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Title: Local hydrological conditions explain floristic composition in lowland amazonian forests
Authors: Moulatlet, Gabriel M.
Costa, Flávia Regina Capellotto
Rennó, Camilo Daleles
Emilio, Thaise
Schietti, Juliana
Keywords: Community Composition
Environmental Gradient
Hydrological Regime
Lowland Environment
Precipitation (climatology)
Soil Fertility
Soil Profile
Issue Date: 2014
metadata.dc.publisher.journal: Biotropica
metadata.dc.relation.ispartof: Volume 46, Número 4, Pags. 395-403
Abstract: Amazonian forests harbor a large variety of understory herbs adapted to areas with different hydrological conditions, ranging from well-drained to seasonally flooded forests. The presence versus absence of flooding forms the extremes of a hydrological gradient, with various intermediate conditions, such as seasonal soil waterlogged areas, in between. We investigated the relationship between understory herbs and hydrological conditions in Central Amazonian forests using eighty-eight 250 × 2 m plots distributed along a 600-km transect. Hydrological conditions were determined regionally by precipitation and locally by topographic conditions based on drainage potential, flooding height and soil permeability (sand content). Soil cation concentration was used as a proxy for soil fertility. The floristic dissimilarities among plots were visualized by Nonmetric Multidimensional Scaling, and simple and multiple regressions were used to identify the best predictor of herb species composition. Local drainage potential was more important in determining herb species composition than soil fertility or precipitation at non-flooded and flooded sites. Flooded sites comprised a very distinctive herb species composition even when the flood height was low (0.3 m). We conclude that hydrological conditions are the primary constraint of herb distribution within this flat regional landscape with moderate amounts of soil fertility variation (0.09-2.280 cmol(+)/kg). Hydrological models that consider local water conditions explained the largest part of herb species composition. Therefore, predictions of species distribution based on large-scale climatic variables may underestimate the favorable area for understory herbs if the variation on local hydrological conditions is not considered. © 2014 The Association for Tropical Biology and Conservation.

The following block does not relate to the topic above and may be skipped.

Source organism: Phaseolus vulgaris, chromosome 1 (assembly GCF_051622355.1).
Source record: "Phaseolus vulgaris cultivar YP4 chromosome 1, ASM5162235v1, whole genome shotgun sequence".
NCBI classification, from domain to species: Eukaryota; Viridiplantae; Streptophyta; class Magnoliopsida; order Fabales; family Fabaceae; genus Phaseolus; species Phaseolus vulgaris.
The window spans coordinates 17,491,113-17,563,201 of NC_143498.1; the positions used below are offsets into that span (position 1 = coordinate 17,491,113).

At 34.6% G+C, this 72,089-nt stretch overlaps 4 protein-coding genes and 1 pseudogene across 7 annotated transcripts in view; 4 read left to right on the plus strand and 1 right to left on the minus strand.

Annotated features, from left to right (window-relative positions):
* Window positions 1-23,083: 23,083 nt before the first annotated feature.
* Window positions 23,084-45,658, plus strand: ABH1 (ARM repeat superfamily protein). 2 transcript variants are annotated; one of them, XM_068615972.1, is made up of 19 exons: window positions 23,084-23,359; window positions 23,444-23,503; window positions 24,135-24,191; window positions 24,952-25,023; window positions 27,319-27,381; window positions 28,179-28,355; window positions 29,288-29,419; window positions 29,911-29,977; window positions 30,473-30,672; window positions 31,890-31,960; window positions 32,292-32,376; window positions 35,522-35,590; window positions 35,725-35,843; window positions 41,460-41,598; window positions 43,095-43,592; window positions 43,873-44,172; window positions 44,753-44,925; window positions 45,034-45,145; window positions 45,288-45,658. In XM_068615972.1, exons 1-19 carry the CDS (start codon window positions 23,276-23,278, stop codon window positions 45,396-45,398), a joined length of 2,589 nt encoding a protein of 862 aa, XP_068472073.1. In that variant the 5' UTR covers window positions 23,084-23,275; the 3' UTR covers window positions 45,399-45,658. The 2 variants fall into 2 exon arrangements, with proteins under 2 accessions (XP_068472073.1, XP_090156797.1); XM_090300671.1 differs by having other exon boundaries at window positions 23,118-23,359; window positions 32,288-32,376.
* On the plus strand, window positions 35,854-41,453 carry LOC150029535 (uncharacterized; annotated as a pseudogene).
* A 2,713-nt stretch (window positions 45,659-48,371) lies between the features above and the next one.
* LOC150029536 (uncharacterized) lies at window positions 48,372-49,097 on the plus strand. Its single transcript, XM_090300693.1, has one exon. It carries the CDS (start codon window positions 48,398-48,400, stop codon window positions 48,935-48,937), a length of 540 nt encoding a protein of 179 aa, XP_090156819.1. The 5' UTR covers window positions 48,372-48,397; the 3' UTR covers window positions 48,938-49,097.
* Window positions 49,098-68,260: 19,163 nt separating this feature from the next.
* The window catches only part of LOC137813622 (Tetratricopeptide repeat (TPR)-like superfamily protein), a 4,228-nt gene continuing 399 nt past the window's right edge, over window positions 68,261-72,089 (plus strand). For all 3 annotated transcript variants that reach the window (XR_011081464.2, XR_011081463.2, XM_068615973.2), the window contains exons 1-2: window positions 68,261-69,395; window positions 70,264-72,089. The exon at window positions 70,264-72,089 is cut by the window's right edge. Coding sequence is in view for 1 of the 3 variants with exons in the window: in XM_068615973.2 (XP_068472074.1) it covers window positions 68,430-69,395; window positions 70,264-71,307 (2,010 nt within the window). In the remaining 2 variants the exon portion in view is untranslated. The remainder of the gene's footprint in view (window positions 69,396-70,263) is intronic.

metadata.dc.identifier.doi: 10.1111/btp.12117
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